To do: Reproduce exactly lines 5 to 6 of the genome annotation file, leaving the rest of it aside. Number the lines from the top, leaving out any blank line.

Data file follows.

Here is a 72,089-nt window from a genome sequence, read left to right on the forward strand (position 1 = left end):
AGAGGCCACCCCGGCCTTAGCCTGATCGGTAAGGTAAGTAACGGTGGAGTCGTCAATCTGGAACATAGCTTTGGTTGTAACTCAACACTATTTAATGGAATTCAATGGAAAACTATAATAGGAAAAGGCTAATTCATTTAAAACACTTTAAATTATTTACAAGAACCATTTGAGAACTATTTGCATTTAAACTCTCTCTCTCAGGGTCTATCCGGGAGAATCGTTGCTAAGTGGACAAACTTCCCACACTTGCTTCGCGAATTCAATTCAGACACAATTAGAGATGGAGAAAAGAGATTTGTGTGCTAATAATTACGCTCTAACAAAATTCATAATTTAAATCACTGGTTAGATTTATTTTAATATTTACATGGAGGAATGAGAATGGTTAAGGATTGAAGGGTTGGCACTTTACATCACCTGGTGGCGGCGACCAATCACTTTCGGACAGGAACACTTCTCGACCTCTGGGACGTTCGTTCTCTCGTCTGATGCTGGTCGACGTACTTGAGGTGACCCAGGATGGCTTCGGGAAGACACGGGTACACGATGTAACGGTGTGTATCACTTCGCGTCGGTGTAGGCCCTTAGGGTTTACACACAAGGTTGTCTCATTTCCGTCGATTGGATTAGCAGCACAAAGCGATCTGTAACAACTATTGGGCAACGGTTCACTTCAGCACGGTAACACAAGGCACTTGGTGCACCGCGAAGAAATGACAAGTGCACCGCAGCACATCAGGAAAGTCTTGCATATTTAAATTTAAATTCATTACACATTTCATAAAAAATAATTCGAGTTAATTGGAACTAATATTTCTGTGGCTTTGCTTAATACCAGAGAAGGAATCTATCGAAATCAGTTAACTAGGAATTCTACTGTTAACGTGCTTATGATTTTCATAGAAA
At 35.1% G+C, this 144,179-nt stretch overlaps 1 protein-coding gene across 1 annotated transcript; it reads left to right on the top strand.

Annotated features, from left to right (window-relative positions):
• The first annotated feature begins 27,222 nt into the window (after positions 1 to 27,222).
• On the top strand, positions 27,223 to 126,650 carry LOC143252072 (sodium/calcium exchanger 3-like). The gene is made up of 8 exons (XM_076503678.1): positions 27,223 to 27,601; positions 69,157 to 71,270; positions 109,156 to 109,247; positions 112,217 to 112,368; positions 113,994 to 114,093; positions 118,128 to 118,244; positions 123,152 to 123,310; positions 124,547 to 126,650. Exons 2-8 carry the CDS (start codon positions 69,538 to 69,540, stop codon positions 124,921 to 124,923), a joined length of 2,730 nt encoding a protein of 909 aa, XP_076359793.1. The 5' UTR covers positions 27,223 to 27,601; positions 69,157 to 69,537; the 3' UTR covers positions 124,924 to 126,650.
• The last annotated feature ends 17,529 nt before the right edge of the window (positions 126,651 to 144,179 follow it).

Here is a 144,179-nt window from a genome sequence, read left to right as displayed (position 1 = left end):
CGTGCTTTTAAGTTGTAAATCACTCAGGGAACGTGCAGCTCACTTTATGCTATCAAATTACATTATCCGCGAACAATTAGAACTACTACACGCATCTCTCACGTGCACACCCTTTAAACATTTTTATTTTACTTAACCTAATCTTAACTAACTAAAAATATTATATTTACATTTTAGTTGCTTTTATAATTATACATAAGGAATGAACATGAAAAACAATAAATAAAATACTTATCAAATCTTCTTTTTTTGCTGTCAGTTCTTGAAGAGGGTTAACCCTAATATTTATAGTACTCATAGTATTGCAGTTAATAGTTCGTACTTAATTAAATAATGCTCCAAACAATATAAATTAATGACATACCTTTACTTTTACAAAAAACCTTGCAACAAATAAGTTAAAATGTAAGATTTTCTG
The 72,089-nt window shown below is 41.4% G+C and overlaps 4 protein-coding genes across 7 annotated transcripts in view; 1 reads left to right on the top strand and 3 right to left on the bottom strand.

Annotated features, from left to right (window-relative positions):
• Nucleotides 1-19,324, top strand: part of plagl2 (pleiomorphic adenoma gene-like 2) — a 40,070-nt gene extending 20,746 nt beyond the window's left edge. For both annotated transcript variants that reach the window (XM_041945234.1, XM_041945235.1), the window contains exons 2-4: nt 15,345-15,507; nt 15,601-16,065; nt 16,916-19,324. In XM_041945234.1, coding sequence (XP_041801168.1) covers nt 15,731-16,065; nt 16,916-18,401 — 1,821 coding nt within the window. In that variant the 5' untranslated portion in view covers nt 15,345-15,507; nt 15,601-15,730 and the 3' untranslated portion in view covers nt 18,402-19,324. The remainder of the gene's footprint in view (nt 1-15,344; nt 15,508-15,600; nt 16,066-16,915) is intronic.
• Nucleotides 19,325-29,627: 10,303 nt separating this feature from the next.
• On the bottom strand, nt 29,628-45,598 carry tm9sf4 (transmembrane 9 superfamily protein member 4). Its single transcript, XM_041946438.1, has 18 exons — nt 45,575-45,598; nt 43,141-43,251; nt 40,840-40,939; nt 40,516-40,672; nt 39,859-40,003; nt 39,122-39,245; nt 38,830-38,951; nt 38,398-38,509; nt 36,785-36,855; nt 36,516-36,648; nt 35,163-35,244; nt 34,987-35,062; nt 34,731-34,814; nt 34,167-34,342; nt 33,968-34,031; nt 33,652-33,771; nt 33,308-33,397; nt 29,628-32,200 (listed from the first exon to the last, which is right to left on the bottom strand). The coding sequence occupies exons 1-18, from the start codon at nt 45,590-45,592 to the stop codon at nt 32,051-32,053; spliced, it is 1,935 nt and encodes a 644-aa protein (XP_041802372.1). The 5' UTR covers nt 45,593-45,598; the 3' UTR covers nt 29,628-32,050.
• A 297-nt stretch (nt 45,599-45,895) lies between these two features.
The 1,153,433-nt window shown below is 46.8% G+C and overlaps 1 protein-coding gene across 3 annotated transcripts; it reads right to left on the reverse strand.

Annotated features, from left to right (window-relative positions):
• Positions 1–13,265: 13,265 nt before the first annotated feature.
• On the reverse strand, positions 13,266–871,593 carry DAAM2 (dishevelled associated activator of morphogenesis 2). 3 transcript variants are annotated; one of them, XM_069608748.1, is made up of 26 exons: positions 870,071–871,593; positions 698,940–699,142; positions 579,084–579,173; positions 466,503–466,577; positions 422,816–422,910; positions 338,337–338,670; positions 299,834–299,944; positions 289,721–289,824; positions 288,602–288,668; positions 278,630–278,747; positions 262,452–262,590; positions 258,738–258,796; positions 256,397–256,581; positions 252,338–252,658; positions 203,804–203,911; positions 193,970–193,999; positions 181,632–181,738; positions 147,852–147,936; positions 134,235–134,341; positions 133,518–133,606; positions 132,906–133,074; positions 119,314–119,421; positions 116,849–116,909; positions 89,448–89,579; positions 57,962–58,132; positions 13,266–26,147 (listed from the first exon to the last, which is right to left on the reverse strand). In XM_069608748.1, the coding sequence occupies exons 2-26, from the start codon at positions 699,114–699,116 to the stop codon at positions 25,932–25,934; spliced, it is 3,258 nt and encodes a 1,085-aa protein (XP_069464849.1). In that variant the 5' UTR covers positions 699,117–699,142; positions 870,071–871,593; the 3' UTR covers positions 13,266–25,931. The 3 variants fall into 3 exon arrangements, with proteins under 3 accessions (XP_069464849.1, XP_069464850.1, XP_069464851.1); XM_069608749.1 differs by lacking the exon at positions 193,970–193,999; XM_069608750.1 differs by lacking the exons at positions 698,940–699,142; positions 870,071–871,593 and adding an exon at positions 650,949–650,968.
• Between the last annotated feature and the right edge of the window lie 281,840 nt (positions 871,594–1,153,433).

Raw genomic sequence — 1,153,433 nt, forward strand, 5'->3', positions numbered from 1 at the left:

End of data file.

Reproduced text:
• The first annotated feature begins 27,222 nt into the window (after positions 1 to 27,222).
• On the top strand, positions 27,223 to 126,650 carry LOC143252072 (sodium/calcium exchanger 3-like). The gene is made up of 8 exons (XM_076503678.1): positions 27,223 to 27,601; positions 69,157 to 71,270; positions 109,156 to 109,247; positions 112,217 to 112,368; positions 113,994 to 114,093; positions 118,128 to 118,244; positions 123,152 to 123,310; positions 124,547 to 126,650. Exons 2-8 carry the CDS (start codon positions 69,538 to 69,540, stop codon positions 124,921 to 124,923), a joined length of 2,730 nt encoding a protein of 909 aa, XP_076359793.1. The 5' UTR covers positions 27,223 to 27,601; positions 69,157 to 69,537; the 3' UTR covers positions 124,924 to 126,650.